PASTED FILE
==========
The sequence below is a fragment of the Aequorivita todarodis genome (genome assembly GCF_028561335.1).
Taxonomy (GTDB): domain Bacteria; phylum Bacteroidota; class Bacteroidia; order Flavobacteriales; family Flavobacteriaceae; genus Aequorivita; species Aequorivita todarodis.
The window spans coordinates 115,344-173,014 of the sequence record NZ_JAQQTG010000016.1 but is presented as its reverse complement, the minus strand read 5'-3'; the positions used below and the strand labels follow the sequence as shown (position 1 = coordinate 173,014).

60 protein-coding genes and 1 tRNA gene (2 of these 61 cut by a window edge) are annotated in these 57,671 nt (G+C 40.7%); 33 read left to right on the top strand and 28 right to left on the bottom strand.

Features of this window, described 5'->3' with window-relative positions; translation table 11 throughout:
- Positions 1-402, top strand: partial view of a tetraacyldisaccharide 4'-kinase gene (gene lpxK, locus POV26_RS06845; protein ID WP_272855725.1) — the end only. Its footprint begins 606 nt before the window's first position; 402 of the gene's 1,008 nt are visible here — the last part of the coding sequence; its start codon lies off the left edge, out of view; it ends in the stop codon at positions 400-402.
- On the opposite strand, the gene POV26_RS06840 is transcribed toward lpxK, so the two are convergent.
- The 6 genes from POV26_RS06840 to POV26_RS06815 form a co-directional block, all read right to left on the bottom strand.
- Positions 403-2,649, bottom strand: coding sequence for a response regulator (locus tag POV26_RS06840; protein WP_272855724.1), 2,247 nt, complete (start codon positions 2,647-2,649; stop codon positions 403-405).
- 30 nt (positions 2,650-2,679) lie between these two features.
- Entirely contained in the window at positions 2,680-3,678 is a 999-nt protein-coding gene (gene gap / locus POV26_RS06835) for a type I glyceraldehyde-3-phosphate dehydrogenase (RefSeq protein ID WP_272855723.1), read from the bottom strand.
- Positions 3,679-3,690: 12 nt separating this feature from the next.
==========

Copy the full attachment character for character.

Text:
The sequence below is a fragment of the Aequorivita todarodis genome (genome assembly GCF_028561335.1).
Taxonomy (GTDB): domain Bacteria; phylum Bacteroidota; class Bacteroidia; order Flavobacteriales; family Flavobacteriaceae; genus Aequorivita; species Aequorivita todarodis.
The window spans coordinates 115,344-173,014 of the sequence record NZ_JAQQTG010000016.1 but is presented as its reverse complement, the minus strand read 5'-3'; the positions used below and the strand labels follow the sequence as shown (position 1 = coordinate 173,014).

60 protein-coding genes and 1 tRNA gene (2 of these 61 cut by a window edge) are annotated in these 57,671 nt (G+C 40.7%); 33 read left to right on the top strand and 28 right to left on the bottom strand.

Features of this window, described 5'->3' with window-relative positions; translation table 11 throughout:
- Positions 1-402, top strand: partial view of a tetraacyldisaccharide 4'-kinase gene (gene lpxK, locus POV26_RS06845; protein ID WP_272855725.1) — the end only. Its footprint begins 606 nt before the window's first position; 402 of the gene's 1,008 nt are visible here — the last part of the coding sequence; its start codon lies off the left edge, out of view; it ends in the stop codon at positions 400-402.
- On the opposite strand, the gene POV26_RS06840 is transcribed toward lpxK, so the two are convergent.
- The 6 genes from POV26_RS06840 to POV26_RS06815 form a co-directional block, all read right to left on the bottom strand.
- Positions 403-2,649, bottom strand: coding sequence for a response regulator (locus tag POV26_RS06840; protein WP_272855724.1), 2,247 nt, complete (start codon positions 2,647-2,649; stop codon positions 403-405).
- 30 nt (positions 2,650-2,679) lie between these two features.
- Entirely contained in the window at positions 2,680-3,678 is a 999-nt protein-coding gene (gene gap / locus POV26_RS06835) for a type I glyceraldehyde-3-phosphate dehydrogenase (RefSeq protein ID WP_272855723.1), read from the bottom strand.
- Positions 3,679-3,690: 12 nt separating this feature from the next.